Eastern India The Laggard In Nfhs’ Wealth Index
A vast chunk of India’s poor, in terms of ownership of consumer goods and household assets, reside in a handful of eastern and northeastern states, shows the National Family Health Survey (NFHS) report released last week. The 2019-21 report has used a “wealth index”, a measure of living standards based on households ’ownership of items such as televisions to housing features such as drinking water sources. The population is divided into five equally-sized groups based on the index. The top 20% form the richest, and the bottom 20% the poorest quintile. The findings are startling.
For uniform wealth distribution across the country, any demographic or state would need to have 20% of their population falling in each of the five wealth quintiles, in line with that of India. However, that’s far from true.
India’s urban population is tilted towards the top quintiles, indicating a generally higher standard of living, but it has a striking contrast with rural areas. About 74% of urban Indians belong to the two richest quintiles (top 40% of the overall population), Only one in four rural Indians fall in these groups. About 54% of rural Indians belong to the poorest two wealth quintiles. This is true for just 10.3% of the urban population.
Twelve states and Union territories have more than half of their population in the lowest two wealth quintiles. Assam has the highest such share (70%), followed by Bihar (69%) and Jharkhand (68%). Barring Mizoram and Sikkim, all northeastern states fall under this category.
Mahe district of Puducherry has the smallest share of the poor (0.1%), while Supaul district of Bihar has the highest (91.9%). For several districts, this share exceeds 80%. In the poorest states, districts where the capital cities are located come across as islands of relatively better living standards.
In Kerala, most districts have less than 10% poor population. The trend is similar in districts of Punjab and Haryana.
Poverty indicators usually use different benchmarks for urban and rural populations. However, the NFHS wealth index uses the same benchmark for the entire country. It should only be used to assess each state’s wealth distribution relative to India’s. Hence, if a state has 40% population falling in the bottom two quintiles, it means it is in line with the national trend. Similarly, everyone in the top two quintiles may not enjoy a comfortable standard of living. They are merely in the top 40%.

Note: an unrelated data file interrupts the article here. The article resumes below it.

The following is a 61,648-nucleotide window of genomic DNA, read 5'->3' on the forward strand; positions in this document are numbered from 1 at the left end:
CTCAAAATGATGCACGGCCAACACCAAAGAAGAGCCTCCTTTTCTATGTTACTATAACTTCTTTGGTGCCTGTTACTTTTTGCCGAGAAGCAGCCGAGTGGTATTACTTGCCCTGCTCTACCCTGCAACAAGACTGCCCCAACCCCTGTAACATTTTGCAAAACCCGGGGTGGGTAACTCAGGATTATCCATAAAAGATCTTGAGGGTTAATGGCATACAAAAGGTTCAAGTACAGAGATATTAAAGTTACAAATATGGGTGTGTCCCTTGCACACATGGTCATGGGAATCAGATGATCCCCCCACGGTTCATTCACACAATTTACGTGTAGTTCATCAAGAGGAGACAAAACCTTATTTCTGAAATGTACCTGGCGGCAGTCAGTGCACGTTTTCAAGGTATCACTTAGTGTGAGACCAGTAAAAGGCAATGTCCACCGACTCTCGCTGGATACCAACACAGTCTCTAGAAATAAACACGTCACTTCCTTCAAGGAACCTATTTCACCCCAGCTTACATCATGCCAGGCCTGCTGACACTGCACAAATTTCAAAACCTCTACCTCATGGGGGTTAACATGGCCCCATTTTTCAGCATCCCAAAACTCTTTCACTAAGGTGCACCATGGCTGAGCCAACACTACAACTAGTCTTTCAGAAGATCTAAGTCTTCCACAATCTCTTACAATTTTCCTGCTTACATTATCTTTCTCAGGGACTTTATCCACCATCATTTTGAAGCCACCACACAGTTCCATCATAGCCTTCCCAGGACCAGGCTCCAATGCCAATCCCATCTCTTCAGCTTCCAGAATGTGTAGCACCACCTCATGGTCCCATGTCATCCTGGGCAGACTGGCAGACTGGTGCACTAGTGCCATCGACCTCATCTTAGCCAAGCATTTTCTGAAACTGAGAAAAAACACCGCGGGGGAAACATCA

3.Religion and caste
Hindus and Muslims have a wealth distribution fairly in line with India’s national average, with about 20% of their populations in each quintile. Christians have a slightly higher share of population (26%) in the highest wealth quintile. Only 1.6% of Sikhs fall in the lowest quintile wealth; 59% is in the highest quintile.
The caste-wise distribution is far more stark. Over 70% of the scheduled caste population falls in the lowest two quintiles and the same is true for 49% of the scheduled caste population. The distribution for the other backward classes mirrors the national trend.
More than half of the remaining population belongs to the top two quintiles and just 26% is in the poorest two quintiles. The findings suggest that caste is still a major determinant of affluence levels when benchmarked against the national wealth distribution trends.
The distribution of wealth across states, religions, and castes depicts a clear picture of prevailing inequality. It traps the marginalized in a vicious cycle of poverty and discrimination. Education breaks that vicious circle, as the NFHS data attests to.
The report shows strong correlation between education and wealth status. To measure this, the survey recorded the educational qualification of the head of each household. In households where the head had completed more years of schooling, the wealth status was better, and where heads were less schooled, 64% of people belonged to the poorest two quintiles and just 5% were in the top quintile.
Only one in 10 households where the head had completed 12 or more years of schooling was in the bottom 40%. Three in four were rich, or the top 40%. Half the households where the head had not moved beyond primary education were poor.
In India, 45% households have BPL cards, which are given to families adjudged to be below the poverty line. Andhra Pradesh has the highest share (90%), followed by Chhattisgarh (87%), Telangana (85%), Karnataka (79%), and Nagaland (67%). Among larger states, Punjab has the lowest share (19%), followed by Tamil Nadu (23%), Rajasthan (24%) and Haryana (24%). Tripura, Assam, West Bengal, Bihar, and Uttar Pradesh have high populations deprived of BPL cards, though at least every second person falls in the poor category.
At a time India’s poverty measurement is under scrutiny, the NFHS report, through a quintile approach, is a reality check based on the ownership of common household assets. The message is clear: certain states lag in their entirety, as do marginalized communities in India.
(Nandlal Mishra is a PhD Scholar at the International Institute for Population Sciences (IIPS), Mumbai, which is the nodal agency for the NFHS. Devikrishna NB is a postgraduate student at IIPS.)